Cindy Krum: I think. Yeah, well it’s a big deal because you can be, if people are stuck in their analytics and they’re just looking at analytics or search console or something and they see they’ve maintained position one for years and years and years, but traffic’s down. Like that’s a hard conundrum to deal with. Like we’re doing everything we can and we’re, we’re still position one, but the traffic’s just not there anymore. So I get it. I’m, I’m, I’m there with him.

Jeff Byer: Yeah. And it’s something that, you know, businesses are just going to have to learn to adapt to and, and switch. So I’m dealing with this too. Two of my customers now, uh, both of them deep B2B, so, um, it doesn’t have quite the, you know, the impact as far as bottom line. They’re still doing traditional, uh, outreach sales. Uh, but I’m trying to get their online presence a little more omni-channel so that, uh, they’re bringing in because they have a very, uh, personal touch when, when customers engage, but getting them in front of their customers is the more difficult part. So, uh, that’s why instead of them just concentrating on telephone calls and emails, getting them to branch out, offer content, offer value, and invite people in to ask them questions and engage with them without any pressure of sales. Yeah, definitely. So, yeah, I follow Barry Schwartz and Dan Scher and um, uh, a bunch of, uh, other SEO experts that, uh, I like to follow that, uh, optimize the and rob woods, uh, and smarty.

Cindy Krum: Yeah. I follow all those people. They’re all astic there a lot of super smart people in this industry. It’s why I love it so much.

Jeff Byer: Yeah. Bill Slawsky he’s always fun.

Cindy Krum: Was Great.

Jeff Byer: So, uh, what tools do you use other than obviously mobile? Moxie?

Cindy Krum: I use the mobile maxi tool. What other tools do I use? Um, I was pretty old school. I use screaming frog a lot. I use SCM and Mas. Um, sometimes they use like the new crawlers, like a site bulb or a deep crawl. Those are great too. Um, and then search console and Google analytics, we’re getting into more data studio in tag manager. I’m excited about that. So that’s pretty much it.

Jeff Byer: That’s fantastic. Uh, yeah. So yeah, screaming frog, it’s amazing how long that tool has been, has been relevant. It’s been adapting and changing so well, I’m really, uh, yeah, it’s, it’s, you know, other than the, the Google supplied tools, it’s one of the oldest tools out on the market.

Cindy Krum: Yeah. So, you know, my concern with, with all the tools is that they’re still focusing so heavily on desktop and Google has said they’re mobile first. And so I’m doing everything I can because we have API APIs into tar. Um, emulators and simulators are what we’ve renamed to the page of scope and the circulator. Yeah. We have the ability to plug those into other tools so that they can at least like show a mobile version. Uh, because I feel like so many of these, when you dig into what is the mobile data, it’s either an approximation based on desktop or you know, there’s kind of shifting stuff in there. So, um, yeah, I, I’m ready for the rest of the industry to update to also be mobile first.

Jeff Byer: Yeah. Well, you’re, you’re at the forefront of it and you’re not, you’re a, you’re an innovator as far as mobile marketing and, and using traditional SEO tactic tactics specifically for mobile. So, uh, I appreciate what you’re doing and it’s, it’s helping all of us, which is great. Yeah. Thanks. Um, all right, so, uh, to finish off here, where can people find you? Follow you? Um, what do you want to promote?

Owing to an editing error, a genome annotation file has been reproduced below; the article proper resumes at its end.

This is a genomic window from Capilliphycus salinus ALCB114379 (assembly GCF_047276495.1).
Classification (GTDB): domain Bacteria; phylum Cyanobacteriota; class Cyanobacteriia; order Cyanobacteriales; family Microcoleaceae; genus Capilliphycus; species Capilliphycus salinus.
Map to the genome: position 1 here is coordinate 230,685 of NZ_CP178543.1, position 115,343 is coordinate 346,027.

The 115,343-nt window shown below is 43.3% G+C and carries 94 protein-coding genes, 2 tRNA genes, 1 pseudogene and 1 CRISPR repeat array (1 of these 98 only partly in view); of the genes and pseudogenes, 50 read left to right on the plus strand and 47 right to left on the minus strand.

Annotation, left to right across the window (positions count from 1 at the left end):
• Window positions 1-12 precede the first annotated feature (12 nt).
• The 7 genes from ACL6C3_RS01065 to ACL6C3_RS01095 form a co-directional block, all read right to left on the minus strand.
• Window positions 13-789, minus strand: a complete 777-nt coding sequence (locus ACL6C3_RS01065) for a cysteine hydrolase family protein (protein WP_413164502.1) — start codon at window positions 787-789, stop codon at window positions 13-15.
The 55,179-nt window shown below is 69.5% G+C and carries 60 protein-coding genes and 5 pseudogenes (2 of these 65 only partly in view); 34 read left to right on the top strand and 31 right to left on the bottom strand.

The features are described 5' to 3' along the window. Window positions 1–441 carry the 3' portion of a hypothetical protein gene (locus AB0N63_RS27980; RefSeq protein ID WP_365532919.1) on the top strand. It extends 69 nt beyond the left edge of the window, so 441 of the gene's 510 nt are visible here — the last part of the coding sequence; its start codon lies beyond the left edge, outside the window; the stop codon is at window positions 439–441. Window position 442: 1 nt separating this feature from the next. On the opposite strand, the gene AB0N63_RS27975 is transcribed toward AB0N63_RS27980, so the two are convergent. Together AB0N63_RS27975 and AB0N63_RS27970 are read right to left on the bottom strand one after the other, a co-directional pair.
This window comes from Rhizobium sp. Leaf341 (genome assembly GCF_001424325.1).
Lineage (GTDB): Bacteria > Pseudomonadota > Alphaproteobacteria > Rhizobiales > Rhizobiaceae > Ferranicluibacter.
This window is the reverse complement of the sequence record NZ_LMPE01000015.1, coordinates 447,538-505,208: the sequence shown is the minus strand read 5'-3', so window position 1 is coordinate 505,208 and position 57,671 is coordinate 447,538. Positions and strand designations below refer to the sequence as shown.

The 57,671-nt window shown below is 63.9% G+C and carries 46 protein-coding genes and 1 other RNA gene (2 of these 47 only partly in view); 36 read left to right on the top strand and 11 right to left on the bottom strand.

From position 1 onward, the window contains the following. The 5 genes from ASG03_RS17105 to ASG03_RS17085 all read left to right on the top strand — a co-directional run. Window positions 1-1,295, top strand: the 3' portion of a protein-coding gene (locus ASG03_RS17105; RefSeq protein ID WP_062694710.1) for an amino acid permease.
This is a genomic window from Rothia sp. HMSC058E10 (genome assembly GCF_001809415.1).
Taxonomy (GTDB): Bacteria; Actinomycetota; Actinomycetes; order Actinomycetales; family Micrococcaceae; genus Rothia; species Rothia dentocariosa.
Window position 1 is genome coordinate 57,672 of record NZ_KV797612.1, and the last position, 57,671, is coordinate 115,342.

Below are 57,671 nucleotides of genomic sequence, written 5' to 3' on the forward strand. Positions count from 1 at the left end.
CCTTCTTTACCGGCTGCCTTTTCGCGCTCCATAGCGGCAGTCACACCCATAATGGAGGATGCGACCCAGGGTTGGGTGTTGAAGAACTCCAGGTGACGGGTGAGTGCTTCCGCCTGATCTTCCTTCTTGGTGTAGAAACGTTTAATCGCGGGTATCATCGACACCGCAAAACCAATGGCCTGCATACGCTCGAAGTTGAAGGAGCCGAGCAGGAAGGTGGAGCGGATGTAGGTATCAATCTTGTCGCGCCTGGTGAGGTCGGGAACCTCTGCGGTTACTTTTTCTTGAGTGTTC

Cindy Krum: Sure. Uh, so like you mentioned earlier on Twitter, I’m Susie x, s u, zed, zed, I c k. S. Uh, that’s the easiest place to get me. Um, but I’m all over the place traveling and speaking at conferences. So always come up and say hello to me if you know I’m going to be around, uh, or my email address is just Cindy at mobile maxi. Uh, and what am I trying to promote? Let’s see. I’m trying to promote, uh, my tools. We just did a redesign of the homepage, which I’m really proud of and everyone laughs, but our tabs are screaming fast, like loading situation. Beautiful. I’m really proud of my team for that. Um, so I don’t know, do you want a promo code? I’ll make a promo code so that all your listeners can get 30 days free and the tools has that. That would be fantastic. What do you want your Promo code to be?

Jeff Byer: A digital rage,

Cindy Krum: digital rage. All caps then. All right, perfect. Do it.

Jeff Byer: I’ll do it in the next five minutes. Thank you very much. Well, thank you for your time and again, a really, really fun conversation, loved having you on. And uh, I look forward to following you, seeing the updates and uh, hopefully we could do this again.

Jeff Byer: Yeah. Awesome. Anytime. Happy to do it. Thank you very much for show notes and information. Go to digital [inaudible] dot FM. Follow us on Twitter and Instagram at digital rage at them. And please give us a rating and review. We sincerely appreciate it.

Host, Web Designer, SEO
About the Author
Jeff Byer has been designing identities and building websites since 1995. He is the CEO and co-founder of Print Fellas LLC, and the President at Byer Company, a division of Jeff Byer Inc, a web design company in Los Angeles. Jeff has a Bachelor of Arts Degree from the Annenberg School for Communication at the University of Southern California. He is a certified Project Manager by Franklin-Covey and has qualifications in Photoshop, Illustrator, HTML, PHP, JavaScript, MySQL, SEO, Bing Ads, and Google Ads. Jeff Byer is a co-author on 5 US Patents related to content management systems he has created on the internet.